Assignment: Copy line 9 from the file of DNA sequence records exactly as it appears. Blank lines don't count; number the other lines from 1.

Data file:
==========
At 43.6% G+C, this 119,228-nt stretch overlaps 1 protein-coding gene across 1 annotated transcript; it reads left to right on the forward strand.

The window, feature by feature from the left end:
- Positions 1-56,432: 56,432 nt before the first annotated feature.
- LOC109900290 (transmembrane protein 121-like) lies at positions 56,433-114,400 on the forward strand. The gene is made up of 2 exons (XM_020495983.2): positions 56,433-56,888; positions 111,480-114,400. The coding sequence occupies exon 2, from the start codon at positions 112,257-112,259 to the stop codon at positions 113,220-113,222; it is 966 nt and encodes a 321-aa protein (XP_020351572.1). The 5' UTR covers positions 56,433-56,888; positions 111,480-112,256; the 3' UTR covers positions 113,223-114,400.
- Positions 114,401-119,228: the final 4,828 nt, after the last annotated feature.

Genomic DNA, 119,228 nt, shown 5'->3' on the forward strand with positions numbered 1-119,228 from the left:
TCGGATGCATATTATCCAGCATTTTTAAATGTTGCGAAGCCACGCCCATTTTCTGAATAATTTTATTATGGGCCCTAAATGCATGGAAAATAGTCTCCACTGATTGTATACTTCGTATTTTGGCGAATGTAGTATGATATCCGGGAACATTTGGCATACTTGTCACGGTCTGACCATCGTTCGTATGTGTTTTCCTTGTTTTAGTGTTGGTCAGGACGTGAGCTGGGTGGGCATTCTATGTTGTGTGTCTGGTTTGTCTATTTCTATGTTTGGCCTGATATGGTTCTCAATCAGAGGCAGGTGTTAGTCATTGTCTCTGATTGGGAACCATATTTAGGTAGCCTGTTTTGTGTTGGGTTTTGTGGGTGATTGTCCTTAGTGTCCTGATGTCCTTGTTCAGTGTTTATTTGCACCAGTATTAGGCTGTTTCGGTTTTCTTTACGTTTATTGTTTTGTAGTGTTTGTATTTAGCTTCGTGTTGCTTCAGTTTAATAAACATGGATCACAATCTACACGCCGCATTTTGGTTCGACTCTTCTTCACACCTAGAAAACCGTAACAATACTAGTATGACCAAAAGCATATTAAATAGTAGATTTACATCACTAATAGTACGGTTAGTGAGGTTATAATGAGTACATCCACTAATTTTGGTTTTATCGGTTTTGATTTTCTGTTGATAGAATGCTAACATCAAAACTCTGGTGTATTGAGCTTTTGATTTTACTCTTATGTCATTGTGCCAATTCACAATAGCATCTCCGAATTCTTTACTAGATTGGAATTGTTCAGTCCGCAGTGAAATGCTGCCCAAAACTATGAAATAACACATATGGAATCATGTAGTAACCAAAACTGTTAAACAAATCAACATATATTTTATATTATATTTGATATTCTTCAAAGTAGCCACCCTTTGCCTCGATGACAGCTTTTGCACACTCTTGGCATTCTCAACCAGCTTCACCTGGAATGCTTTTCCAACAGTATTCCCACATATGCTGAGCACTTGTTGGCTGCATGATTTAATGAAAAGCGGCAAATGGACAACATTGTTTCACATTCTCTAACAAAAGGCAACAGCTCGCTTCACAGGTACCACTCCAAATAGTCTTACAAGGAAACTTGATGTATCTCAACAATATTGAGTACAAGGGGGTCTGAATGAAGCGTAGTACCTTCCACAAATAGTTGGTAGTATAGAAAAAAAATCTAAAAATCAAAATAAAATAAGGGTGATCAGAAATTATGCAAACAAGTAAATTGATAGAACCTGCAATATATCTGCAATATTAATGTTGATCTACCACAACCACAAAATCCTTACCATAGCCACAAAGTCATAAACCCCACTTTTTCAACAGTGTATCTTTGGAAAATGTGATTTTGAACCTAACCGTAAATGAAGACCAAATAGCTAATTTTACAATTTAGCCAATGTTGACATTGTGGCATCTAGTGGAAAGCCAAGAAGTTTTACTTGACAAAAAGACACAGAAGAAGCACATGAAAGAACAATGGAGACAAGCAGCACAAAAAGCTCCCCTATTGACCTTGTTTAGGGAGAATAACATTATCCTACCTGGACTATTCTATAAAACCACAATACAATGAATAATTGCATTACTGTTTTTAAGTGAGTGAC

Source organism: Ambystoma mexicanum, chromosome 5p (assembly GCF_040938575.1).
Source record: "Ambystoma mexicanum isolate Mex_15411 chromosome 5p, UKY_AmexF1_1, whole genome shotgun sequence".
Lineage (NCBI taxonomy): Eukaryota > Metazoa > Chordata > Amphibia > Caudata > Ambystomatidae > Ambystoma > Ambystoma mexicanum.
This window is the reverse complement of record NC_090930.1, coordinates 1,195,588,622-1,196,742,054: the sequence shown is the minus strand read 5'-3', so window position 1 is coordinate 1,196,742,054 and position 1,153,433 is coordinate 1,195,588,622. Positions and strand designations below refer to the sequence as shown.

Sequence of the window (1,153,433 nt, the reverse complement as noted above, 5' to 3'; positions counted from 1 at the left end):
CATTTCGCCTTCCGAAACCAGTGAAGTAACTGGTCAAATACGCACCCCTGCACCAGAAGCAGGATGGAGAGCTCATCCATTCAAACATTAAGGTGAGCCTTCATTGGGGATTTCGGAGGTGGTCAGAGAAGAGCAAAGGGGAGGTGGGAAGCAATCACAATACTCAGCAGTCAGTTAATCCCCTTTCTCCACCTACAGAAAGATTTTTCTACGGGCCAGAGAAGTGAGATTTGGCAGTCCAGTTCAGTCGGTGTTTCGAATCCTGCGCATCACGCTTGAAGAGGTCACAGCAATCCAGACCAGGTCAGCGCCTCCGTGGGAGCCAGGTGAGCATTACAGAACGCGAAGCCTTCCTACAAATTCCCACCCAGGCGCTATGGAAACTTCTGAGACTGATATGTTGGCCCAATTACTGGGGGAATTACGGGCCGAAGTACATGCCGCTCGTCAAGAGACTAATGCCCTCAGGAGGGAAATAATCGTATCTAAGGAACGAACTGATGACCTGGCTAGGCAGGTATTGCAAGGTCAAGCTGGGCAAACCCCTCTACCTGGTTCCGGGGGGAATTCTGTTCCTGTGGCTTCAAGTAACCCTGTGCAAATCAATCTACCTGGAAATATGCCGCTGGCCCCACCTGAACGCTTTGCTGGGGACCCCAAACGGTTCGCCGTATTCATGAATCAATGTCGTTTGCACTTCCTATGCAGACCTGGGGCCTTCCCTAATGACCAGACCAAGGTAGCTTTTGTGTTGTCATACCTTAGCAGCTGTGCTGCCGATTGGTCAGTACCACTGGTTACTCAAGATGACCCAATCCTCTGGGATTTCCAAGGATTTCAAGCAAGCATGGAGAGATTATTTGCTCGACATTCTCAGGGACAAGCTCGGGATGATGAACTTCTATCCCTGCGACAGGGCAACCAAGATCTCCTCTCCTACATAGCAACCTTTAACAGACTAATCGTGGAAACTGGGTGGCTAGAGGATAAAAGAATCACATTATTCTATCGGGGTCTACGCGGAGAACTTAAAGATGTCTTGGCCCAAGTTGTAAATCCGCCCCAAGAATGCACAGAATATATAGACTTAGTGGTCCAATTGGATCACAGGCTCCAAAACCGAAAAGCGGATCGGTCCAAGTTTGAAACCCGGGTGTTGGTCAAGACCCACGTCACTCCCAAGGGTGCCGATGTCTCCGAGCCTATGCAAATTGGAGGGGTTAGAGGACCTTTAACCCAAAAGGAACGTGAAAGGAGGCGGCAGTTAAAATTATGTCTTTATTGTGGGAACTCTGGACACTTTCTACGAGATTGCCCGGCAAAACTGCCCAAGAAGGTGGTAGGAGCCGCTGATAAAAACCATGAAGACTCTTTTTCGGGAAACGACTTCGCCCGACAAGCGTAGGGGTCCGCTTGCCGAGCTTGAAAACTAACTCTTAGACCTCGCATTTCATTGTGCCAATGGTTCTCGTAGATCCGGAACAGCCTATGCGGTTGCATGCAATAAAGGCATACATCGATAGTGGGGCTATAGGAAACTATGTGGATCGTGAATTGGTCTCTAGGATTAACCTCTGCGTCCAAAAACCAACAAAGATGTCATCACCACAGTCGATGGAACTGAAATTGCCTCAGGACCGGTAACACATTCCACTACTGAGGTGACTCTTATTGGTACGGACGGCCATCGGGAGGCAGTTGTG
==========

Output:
Source record: "Ambystoma mexicanum isolate Mex_15411 chromosome 5p, UKY_AmexF1_1, whole genome shotgun sequence".